And affluent Singaporeans are at the forefront as LED TV sales jumped considerably by 34% last year to hit 38% of overall TV units being sold in Q1, says GfK Asia.
Consumers here are also most receptive towards newer TV models with web content access features, also known as smart TV. One in every ten TV units sold in Singapore in quarter one was a smart TV. Across the region, the smart TV market has grown by 21 percent over the same quarter last year.
Overall, consumers electronics industry totaled a whopping USD1.415 billion.
Television, further segmented into CRT, LCD and plasma, forms the core of the demand within the consumer electronics sector, which also includes DVD player/recorder (7%), audio home system (6%), portable media player (4%) and camcorder (3%). First quarter revenue from the LCD market takes up 58 percent of the overall consumer electronics sales pie as compared to 50 percent in the previous year.
“GfK findings reported an average price increase of 8.7 percent in the consumer electronics category in the Southeast Asian countries, and this is indicative of the heightened pace in market switchover to newer technology, such as from CRT to flat panel TV, and basic DVD players to blu-ray players, etc” commented Ms Jasmine Lim, Regional Account Director for Consumer Electronics, GfK Asia.
“This phenomenon is particularly high in the developing economies of Vietnam and Indonesia where growth rates hit 38 and 37 percent over the same period last year,” she added.
In terms of adoption of TV technology, markets in this region are presently at varying developmental stages. Over half of all TV units sold in Indonesia (66%) and Philippines (58%) were still CRT-TVs while in Singapore, the number has dwindled to almost none, with LCD and plasma TVs instead forming nearly all of consumers’ purchases.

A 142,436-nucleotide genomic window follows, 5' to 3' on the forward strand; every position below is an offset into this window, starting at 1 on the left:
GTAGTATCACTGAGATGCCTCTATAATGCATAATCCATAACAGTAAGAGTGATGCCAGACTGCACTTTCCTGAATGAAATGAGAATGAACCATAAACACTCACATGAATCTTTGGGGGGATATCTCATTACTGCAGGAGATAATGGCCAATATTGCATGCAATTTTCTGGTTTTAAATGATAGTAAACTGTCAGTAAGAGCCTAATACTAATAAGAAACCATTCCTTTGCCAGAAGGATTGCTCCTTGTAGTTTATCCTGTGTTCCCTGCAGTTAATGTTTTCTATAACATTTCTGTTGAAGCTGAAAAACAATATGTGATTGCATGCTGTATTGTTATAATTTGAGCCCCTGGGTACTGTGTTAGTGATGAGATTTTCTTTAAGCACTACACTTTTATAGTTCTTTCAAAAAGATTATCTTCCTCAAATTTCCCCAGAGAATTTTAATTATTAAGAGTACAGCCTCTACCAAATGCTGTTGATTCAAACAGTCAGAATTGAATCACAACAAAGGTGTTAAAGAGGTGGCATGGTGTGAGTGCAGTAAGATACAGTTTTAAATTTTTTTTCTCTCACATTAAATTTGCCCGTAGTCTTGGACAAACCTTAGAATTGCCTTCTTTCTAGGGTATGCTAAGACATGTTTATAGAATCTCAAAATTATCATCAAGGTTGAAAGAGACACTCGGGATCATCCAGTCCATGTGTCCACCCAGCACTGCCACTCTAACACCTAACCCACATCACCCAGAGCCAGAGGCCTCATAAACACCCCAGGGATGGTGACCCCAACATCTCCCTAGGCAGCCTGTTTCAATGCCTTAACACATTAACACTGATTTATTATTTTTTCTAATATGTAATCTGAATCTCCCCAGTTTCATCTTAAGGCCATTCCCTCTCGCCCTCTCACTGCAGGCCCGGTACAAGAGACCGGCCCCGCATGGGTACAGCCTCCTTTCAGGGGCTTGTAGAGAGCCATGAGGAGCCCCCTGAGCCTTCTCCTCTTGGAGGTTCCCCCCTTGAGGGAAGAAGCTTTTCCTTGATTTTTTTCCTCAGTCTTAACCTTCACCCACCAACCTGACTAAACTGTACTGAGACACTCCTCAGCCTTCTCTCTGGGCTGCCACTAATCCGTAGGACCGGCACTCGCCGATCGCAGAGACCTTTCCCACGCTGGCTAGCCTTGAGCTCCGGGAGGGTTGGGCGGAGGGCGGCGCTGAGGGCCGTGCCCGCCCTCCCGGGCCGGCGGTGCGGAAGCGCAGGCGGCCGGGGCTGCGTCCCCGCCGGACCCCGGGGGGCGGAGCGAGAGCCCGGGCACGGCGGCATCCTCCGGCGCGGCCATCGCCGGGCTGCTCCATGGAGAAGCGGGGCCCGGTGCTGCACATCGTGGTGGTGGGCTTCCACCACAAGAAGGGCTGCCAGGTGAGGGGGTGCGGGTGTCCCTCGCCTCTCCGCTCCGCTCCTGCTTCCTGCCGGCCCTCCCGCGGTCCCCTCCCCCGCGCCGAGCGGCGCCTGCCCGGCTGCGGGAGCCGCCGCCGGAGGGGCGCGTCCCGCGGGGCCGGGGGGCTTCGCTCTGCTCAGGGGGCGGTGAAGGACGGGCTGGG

The adoption rate of flat panel TVs in Malaysia, Vietnam and Thailand are slightly less advanced with its first quarter sales volume reaching 84, 66 and 53 percent respectively.
“The prevailing television technology in a country—be it CRT, LCD, LED or 3D TVs, is reflective of its economic status. There is a direct correlation since the relative affluence and living standards in these countries have a big role to play in how quickly the switchover in technology will take place,” said Ms Lim.
“Trends in North Asia serve as a good indicator of Southeast Asia’s future—we can expect to see LED TVs entering the mass market like in Hong Kong and South Korea where almost one LED TV is being sold for every LCD screen.”
“With some of the largest and most populous developing countries hailing from Southeast Asia, the full potential of the TV market in this region is far from being realized,” said Ms Lim. “The industry will continue thriving and contribute substantially as a key driving force of the consumer electronics industry,” she concluded.
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